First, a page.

Meanwhile, the CIA has come to the conclusion that the Crown Prince, who had launched a global charm offensive to publicize his comprehensive economic and social reform program, ordered Khashoggi's killing. These findings were flatly rejected by the officials of the Kingdom.
The absolute monarchy is a long-time US ally, but under President Donald Trump, King Salman and his son, the Crown Prince, have become linchpins of American politics in the region. 19659002] In November, the US announced sanctions against 17 Saudi Arabian officials for murder. The US Human Rights Office said eleven people are on trial, five of whom face the death penalty in mysterious cases. On Thursday, Agnes Callamard, an independent US human rights expert, condemned the closed door trials and called on the kingdom to name the defendants.
According to observers, the reported payments to Khashoggi's family are considered part of the strict interpretation of Islamic law in Saudi Arabia, according to which families have the right to claim the life of a perpetrator or blood as compensation for murder. 1
But if the idea of Sharia law is to mediate justice For Haider, it is unclear what was done.
"The responsibility is clearly with one or two people, and justice should be transferred to these people," he said. "The purpose of this law is justice, and it is hard to see how justice is done."
"We have no idea if they were forced to accept the money," Haider said of Khashoggi's family. As a longtime insider to the regime, Khashoggi was disenchanted by the powerful crown prince and left the kingdom in 2017 as the latter's power grew and the crackdown on dissidents intensified.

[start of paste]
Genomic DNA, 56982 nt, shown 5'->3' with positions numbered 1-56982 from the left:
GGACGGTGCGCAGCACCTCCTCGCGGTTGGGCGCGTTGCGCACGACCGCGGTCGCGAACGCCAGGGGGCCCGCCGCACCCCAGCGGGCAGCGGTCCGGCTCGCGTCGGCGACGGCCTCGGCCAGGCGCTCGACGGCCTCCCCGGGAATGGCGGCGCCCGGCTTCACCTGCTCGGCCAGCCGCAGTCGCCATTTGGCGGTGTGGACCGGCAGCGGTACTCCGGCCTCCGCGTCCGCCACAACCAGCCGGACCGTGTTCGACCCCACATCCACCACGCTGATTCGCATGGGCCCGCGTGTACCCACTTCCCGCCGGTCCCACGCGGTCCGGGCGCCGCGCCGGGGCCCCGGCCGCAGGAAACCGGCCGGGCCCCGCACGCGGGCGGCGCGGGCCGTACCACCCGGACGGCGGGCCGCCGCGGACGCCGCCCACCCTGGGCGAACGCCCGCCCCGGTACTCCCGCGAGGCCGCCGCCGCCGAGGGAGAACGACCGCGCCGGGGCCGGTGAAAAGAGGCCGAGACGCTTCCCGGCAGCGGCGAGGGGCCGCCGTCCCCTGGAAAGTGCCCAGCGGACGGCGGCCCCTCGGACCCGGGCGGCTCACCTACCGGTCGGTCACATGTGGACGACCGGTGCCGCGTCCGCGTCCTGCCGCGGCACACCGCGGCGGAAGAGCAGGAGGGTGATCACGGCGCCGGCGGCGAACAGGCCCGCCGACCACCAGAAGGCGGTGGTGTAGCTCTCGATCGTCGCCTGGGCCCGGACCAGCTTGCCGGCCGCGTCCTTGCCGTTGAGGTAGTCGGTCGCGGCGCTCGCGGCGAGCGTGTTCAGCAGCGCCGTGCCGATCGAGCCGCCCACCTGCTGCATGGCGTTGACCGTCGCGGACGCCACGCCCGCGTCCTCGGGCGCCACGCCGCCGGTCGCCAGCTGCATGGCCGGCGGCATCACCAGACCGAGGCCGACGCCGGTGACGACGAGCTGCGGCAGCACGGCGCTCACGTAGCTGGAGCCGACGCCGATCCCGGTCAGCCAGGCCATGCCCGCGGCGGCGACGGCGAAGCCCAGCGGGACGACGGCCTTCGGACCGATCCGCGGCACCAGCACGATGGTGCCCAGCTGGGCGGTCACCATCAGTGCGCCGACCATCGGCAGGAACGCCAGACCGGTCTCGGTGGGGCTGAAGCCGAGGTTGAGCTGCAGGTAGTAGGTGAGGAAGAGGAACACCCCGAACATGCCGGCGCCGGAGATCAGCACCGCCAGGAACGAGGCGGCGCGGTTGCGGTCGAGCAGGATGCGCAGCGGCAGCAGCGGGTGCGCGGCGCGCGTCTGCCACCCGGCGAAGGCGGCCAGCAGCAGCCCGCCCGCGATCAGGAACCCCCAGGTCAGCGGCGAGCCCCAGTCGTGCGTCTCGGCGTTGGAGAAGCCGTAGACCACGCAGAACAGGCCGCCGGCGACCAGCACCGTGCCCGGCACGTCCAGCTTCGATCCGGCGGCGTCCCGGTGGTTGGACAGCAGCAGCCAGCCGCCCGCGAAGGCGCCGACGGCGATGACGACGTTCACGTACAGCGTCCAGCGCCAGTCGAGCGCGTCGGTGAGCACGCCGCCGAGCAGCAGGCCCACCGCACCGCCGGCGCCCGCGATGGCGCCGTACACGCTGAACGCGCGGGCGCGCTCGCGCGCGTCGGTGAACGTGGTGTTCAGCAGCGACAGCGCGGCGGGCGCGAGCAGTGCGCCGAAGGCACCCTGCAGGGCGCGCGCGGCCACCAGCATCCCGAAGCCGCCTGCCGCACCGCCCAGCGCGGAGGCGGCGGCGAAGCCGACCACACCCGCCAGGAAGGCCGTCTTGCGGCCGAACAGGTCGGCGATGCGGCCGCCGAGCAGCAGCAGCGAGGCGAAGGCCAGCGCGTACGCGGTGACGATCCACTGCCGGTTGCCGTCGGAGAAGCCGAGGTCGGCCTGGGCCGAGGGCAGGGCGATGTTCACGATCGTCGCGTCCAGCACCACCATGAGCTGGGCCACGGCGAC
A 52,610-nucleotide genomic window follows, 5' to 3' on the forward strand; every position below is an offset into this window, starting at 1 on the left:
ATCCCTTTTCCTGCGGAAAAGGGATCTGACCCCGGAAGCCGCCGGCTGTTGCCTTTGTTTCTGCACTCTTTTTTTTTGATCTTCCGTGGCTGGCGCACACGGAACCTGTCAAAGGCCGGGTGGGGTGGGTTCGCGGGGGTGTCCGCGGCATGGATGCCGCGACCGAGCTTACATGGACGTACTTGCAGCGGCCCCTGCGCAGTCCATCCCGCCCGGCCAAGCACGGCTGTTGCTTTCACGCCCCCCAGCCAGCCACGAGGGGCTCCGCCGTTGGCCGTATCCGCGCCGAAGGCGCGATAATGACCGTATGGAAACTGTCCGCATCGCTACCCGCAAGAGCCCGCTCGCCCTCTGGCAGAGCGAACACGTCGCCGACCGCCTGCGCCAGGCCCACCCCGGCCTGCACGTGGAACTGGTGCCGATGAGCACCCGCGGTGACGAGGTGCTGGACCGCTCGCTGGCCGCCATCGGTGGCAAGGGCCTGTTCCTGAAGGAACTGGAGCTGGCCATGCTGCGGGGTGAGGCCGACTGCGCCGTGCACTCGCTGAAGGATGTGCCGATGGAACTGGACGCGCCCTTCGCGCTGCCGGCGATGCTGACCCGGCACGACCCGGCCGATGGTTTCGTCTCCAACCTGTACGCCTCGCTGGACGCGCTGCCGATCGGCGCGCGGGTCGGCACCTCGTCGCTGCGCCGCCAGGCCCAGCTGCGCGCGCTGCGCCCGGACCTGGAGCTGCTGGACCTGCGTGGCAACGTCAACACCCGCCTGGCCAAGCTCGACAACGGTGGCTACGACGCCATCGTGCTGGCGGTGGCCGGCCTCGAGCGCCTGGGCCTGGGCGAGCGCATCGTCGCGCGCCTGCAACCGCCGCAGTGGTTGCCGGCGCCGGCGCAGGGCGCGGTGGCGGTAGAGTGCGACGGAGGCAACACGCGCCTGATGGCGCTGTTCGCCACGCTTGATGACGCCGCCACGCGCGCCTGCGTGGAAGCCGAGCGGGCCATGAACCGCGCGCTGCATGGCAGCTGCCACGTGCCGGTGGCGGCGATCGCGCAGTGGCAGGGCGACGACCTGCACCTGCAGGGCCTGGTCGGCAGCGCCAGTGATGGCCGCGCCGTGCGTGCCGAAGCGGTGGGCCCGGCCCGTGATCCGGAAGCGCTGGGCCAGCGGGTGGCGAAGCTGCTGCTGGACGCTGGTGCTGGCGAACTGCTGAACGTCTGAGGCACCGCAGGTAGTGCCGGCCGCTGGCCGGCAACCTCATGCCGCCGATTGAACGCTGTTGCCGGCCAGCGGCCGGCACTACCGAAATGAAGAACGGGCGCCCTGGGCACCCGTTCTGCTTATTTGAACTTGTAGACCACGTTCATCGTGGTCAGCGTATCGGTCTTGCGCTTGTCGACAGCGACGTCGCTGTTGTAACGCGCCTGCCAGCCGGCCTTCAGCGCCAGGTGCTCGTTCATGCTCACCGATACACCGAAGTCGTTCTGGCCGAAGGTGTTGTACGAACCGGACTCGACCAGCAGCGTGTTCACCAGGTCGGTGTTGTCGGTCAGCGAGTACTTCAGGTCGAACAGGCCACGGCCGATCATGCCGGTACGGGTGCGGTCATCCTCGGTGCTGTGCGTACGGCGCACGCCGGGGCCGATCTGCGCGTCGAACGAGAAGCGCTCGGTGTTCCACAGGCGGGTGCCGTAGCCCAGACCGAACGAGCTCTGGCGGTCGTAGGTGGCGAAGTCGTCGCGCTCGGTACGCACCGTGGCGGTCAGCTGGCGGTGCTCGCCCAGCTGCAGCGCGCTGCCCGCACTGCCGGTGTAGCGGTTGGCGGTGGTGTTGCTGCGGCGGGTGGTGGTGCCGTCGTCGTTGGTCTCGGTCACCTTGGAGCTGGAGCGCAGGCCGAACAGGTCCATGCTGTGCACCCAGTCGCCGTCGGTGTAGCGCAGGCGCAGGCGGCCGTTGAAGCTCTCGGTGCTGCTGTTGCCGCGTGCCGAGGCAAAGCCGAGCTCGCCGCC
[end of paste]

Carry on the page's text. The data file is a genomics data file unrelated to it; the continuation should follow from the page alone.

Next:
The Royal Saudi Air Force rejected the idea that these payments would in any way be part of a proper legal system. Instead, he said, they would continue a long tradition of Saudi authorities throwing money at problems to try to remove them.
"The Saudi Arabian regime believes that it will solve problems with money. They can destroy Yemen and make money out of it, "he said, citing the intervention of Saudi Arabia in the neighboring country, which has provoked one of the worst humanitarian crises in the world.
"They can kill someone and solve them with money," he added. "It's dangerous, they want to silence the world with money."
Also, the payments allegedly received by the family could not be willfully accepted as needed, Assiri said.
"The family can not forgive – it's under pressure," he said.
Khashoggi's four children have remained relatively calm after her father's murder, although the daughters Noha and Razan Jamal on November 23, 19659002] published a loving tribute to her father, Al Najjar, a Saudi activist and writer who lived in Italy Exile lives, said the blood money reports sparked serious discussions among other Saudi dissidents.
by bin Abdulaziz – Families who decided to stay in the area received blood money to start a new side with the ruler. "Said Al Najjar, referring to King Salman's father and the grandfather of Crown Prince Abdulaziz ibn Saud, who founded the family related state in 1932.
The large amount of money was due in part to the status of the Khashoggi family, which has been around for decades Close to the royal family, she said. Al Najjar added that she did not consider it "morally wrong" for Khashoggi's family to receive payments or benefits from the government.
"Let's be realistic: it's very likely that his body was buried in acid or dissolved So what's the point of continuing to fight?" She said. "It makes sense for them to accept the blood money and live in peace."